Rep. Robert Matsui (D-CA) last week introduced an energy tax bill as a companion to the comprehensive energy legislation that was unveiled by Senate Democrats earlier this year. The Energy Security and Tax Incentive Policy Act proposes a number of tax incentives and credits to spur the construction of new interstate electric and natural gas transmission facilities — notably an Alaska pipeline — and more gas distribution lines, as well as additional gathering to promote development in remote areas.

It also calls for “counter-cyclical” tax credits to encourage marginal oil and gas drilling during periods of low prices, and developmental drilling and enhanced recovery work for gas and oil.

The centerpiece of the legislation addresses tax incentives to promote energy efficiency and greater use of renewable fuels by energy producers, residential consumers and businesses. Specifically, the bill provides tax credits for 10-30% of investments in renewable energy technologies and energy-efficient property used in business; tax deductions for increased energy efficiency in non-residential buildings; credits to manufacturers of high-efficiency clothes washers and refrigerators; credits for new energy-efficient residential construction; 15-30% write-offs of the installed cost of certain renewable and fuel cell property; and incentives for distributed generation facilities.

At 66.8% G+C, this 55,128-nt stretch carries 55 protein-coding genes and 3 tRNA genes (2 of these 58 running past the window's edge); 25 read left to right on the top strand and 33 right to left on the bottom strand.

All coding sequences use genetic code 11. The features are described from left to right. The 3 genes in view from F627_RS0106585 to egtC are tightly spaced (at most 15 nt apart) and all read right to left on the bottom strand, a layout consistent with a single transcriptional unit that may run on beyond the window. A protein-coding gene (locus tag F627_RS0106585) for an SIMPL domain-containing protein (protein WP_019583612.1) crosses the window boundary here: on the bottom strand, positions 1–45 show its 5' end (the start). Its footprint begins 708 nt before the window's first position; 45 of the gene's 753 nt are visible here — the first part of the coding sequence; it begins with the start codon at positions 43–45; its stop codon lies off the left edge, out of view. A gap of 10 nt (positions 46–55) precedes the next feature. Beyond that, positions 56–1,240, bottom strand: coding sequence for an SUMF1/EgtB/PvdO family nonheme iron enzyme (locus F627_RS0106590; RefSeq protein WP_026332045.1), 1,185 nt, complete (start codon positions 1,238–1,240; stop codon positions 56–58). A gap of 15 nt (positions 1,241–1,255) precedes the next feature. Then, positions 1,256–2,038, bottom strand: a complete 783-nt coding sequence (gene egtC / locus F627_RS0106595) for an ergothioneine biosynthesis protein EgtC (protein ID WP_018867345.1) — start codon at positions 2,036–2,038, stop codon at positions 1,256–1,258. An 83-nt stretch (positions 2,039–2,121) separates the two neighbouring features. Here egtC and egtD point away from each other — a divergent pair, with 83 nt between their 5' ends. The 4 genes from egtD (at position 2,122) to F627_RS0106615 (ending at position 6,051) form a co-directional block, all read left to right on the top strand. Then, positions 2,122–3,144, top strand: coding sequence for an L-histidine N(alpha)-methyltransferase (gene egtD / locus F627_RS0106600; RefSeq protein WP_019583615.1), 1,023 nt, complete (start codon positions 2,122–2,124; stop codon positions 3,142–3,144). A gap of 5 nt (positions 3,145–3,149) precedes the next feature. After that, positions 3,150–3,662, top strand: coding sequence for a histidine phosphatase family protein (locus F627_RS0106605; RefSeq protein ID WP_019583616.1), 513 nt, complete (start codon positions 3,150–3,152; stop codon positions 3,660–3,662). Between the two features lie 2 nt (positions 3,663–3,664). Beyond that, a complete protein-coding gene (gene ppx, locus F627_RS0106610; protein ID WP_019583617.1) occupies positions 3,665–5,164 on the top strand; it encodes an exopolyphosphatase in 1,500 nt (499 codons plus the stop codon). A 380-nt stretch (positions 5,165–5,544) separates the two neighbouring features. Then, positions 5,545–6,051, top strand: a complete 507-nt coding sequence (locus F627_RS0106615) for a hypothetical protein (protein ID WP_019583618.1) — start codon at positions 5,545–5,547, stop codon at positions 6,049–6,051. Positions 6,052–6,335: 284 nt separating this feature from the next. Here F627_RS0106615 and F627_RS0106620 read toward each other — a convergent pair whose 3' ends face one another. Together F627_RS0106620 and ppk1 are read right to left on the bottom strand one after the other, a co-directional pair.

“Clearly, California and the western states need immediate and meaningful action by FERC. We need rate caps until this market is under control,” he said, but he conceded that caps alone will not solve the crisis. “…[T]here are a number of problems causing today’s market instability, so the long-term solution must be a national approach to improving conservation, production and transmission.”

He noted the legislation expands his previous piece-meal proposals into an cohesive energy policy that seeks to address the energy needs of the entire nation. He cited the bill’s provision on the Alaska pipeline as an example. In an effort to spur construction of a long-line pipeline to the Lower 48 states “sooner rather than later,” Matsui proposes that a production tax credit of 25 cents/MMBtu be offered for gas produced and delivered into interstate commerce before Jan. 1, 2009.

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